For “pride goeth before destruction…” and “if you are willing to experience fear, disappointment, humiliation, and embarrassment… You become an unstoppable force of nature.” -Nicholas Lore

What If?

What if you had woken up this morning and walked out the front door naked, screaming bloody murder into the street? 

What if you had picked up the phone and called each of your loved ones, describing your sexual fantasies in increasingly vivid detail? What if you had driven your car into a crowd of people?

In comparison, whatever mistakes you have made today -a typo in an email, the misremembered name of your new colleague, the coffee you spilled on your new shoes- must surely seem slight. 

What if you were moments from death, many decades from now, and given the opportunity to travel back to this moment? Can you imagine the inexplicable joy, the utter freedom you would feel to be, simply and exactly, as you are right now? 

It is sometimes said in the rooms of Alcoholics Anonymous that “you cannot think your way into right action. You can only act your way into right thinking.” And it is indeed foolish to dwell errantly in one’s own mind. 

However, the writer of this blog must object to the aforementioned truism on the following basis: we can, in point of fact, take some control of our self-perception by doing just that; by dwelling for a time in our imaginations, with care and on purpose. 

We can better appreciate what is by asking ourselves what might well have been, and what might one day be. This is productive thinking. This is mindfulness.

The great screenwriting instructor Robert McKee is known to say that the screenwriter must know the world of their story “with the depth and breadth that God knows this world.” 

While we can never presume to know how the God of our understanding thinks, this is very good encouragement to be vigilantly thoughtful as we proceed throughout our day; and, indeed, throughout our lives.

How are you feeling right now?

Are there any resentments amongst the feelings inside of you? Is one or more of them directed toward a person, walking around on the planet right now? What does it feel like? Does it feel like a nausea in your heart?

In Latin, “sentire” means ‘to feel’. A ‘resentment’ then, might be understood as ‘a feeling that repeats upon us’; a feeling we cannot elude by time alone. How, then, can we do away with such persistent malignancies of emotion?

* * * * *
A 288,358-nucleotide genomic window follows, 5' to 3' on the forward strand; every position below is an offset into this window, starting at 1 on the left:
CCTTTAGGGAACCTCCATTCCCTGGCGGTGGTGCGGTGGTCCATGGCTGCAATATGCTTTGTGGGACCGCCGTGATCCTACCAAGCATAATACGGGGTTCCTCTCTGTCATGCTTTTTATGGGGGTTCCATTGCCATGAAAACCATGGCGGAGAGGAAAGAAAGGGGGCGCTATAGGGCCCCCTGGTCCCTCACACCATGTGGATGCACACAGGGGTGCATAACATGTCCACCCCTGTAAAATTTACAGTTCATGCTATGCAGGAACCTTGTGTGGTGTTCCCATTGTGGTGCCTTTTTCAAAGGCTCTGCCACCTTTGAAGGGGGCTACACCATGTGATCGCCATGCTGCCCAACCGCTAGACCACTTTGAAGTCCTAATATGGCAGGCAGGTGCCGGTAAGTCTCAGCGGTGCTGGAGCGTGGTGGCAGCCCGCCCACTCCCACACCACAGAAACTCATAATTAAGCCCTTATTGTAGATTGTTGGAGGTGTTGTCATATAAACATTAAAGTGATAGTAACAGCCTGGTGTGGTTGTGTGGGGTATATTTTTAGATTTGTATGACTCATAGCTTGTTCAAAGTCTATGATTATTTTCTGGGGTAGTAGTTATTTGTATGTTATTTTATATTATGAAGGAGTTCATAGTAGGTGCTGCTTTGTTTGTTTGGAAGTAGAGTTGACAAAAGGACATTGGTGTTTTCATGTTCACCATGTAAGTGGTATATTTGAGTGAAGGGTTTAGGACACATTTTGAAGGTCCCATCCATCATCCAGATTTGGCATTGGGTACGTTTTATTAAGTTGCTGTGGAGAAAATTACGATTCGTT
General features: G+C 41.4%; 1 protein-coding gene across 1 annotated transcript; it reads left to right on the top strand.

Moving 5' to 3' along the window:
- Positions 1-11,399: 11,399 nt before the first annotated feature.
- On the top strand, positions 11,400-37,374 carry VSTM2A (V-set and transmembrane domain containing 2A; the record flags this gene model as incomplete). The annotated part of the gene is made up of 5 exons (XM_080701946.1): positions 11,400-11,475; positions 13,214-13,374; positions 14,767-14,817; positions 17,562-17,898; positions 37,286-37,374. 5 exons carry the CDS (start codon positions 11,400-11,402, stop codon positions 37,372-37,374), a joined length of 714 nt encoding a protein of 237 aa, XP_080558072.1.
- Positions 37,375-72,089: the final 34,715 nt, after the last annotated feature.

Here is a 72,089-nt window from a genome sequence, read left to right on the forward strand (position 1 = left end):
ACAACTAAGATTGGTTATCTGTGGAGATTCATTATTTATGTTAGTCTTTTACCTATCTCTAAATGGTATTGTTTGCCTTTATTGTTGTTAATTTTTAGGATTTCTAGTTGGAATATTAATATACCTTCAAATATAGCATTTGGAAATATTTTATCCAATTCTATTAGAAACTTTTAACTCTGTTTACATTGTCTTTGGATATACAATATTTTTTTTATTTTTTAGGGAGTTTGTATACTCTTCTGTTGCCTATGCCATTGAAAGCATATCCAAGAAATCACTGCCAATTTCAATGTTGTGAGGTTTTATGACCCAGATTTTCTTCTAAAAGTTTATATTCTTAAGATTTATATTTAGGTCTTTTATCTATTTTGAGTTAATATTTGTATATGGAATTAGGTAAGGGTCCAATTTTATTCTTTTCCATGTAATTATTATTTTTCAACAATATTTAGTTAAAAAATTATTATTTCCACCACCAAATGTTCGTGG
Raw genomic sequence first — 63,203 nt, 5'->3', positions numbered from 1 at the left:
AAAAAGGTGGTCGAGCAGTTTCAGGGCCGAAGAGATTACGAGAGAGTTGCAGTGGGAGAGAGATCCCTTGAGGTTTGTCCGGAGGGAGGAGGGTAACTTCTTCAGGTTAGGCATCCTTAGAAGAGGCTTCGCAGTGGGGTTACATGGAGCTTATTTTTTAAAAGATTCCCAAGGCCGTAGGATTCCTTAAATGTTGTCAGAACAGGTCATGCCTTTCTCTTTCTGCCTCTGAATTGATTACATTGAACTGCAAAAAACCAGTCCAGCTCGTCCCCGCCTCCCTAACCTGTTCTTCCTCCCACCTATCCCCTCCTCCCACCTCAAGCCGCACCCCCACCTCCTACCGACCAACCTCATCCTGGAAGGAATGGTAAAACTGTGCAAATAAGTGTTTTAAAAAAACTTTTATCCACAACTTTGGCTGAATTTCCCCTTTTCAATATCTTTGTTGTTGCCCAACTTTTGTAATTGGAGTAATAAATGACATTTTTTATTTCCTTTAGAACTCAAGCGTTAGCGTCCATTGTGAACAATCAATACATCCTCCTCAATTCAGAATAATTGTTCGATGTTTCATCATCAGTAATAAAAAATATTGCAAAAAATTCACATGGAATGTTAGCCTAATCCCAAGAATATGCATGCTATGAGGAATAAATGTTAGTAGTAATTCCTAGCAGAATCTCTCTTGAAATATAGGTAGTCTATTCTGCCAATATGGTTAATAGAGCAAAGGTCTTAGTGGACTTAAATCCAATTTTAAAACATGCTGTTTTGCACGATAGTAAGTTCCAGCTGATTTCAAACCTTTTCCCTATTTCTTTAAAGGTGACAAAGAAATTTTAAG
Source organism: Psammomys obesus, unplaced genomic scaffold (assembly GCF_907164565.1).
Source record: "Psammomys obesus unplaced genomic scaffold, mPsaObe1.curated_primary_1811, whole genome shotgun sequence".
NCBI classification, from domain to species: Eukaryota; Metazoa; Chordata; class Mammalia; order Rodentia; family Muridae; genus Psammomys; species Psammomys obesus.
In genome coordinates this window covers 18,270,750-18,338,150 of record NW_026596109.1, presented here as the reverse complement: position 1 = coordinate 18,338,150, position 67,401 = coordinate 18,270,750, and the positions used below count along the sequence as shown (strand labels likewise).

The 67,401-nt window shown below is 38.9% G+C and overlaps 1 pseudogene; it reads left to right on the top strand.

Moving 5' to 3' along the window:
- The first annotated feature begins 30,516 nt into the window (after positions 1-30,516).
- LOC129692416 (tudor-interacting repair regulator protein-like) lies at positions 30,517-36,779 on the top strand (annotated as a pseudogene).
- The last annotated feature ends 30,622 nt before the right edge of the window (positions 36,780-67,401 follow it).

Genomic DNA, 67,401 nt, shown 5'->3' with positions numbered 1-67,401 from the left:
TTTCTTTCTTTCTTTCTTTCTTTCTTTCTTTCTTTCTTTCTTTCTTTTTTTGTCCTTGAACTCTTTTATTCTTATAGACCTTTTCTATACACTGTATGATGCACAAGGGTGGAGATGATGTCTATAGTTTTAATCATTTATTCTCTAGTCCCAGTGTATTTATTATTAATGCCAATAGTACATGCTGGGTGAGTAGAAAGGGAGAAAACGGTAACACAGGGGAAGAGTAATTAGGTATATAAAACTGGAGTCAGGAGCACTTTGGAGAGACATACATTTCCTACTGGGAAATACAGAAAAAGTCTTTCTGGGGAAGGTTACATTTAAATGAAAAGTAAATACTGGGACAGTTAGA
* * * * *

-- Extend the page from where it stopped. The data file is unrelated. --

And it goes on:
The answer, of course, if not innately understood, can be well-remembered from our formative years, whenever a conflict arose, as it did so often between two children on the schoolyard, and a supervising adult sought to resolve it.

What steps were followed by such an authority figure, in such circumstances? More than likely, they conformed to the following; step one: in the tempering presence of this mediator, each child was free, in turn, to voice their feelings about the conflict; to make known their perspective on the injury done to them by the other.

Step two: putting forth every effort to acknowledge and accommodate the feelings of both children, the adult would utilize the full power of their judgment and attempt to procure an apology from the child who caused the greater offense. If necessary, a punishment would be administered.

And so it went when we were babes. But babes we are no more. For when “[we became adults, we] put away childish things.” Gone are the responsible adults, paid and obliged to mend our broken peaces. Or more to the point, the responsible adults are us.

How do we proceed, then, in the absence of an apology, though it might be owed, as life owes death?

It is no easy thing. The harms man commits against his fellows are great. Yet there is recourse, and it’s pursuant to the same principles that governed the schoolyards of our nonage.

We must plead guilty or no contest to every charge levied against us; we must argue on behalf of the prosecution, and throw ourselves upon the mercy of the court.

For only then have we the spiritual dexterity to “forgive those who trespass against us;” who do so with impunity, laughingly, asking no forgiveness.

For only then are we truly free.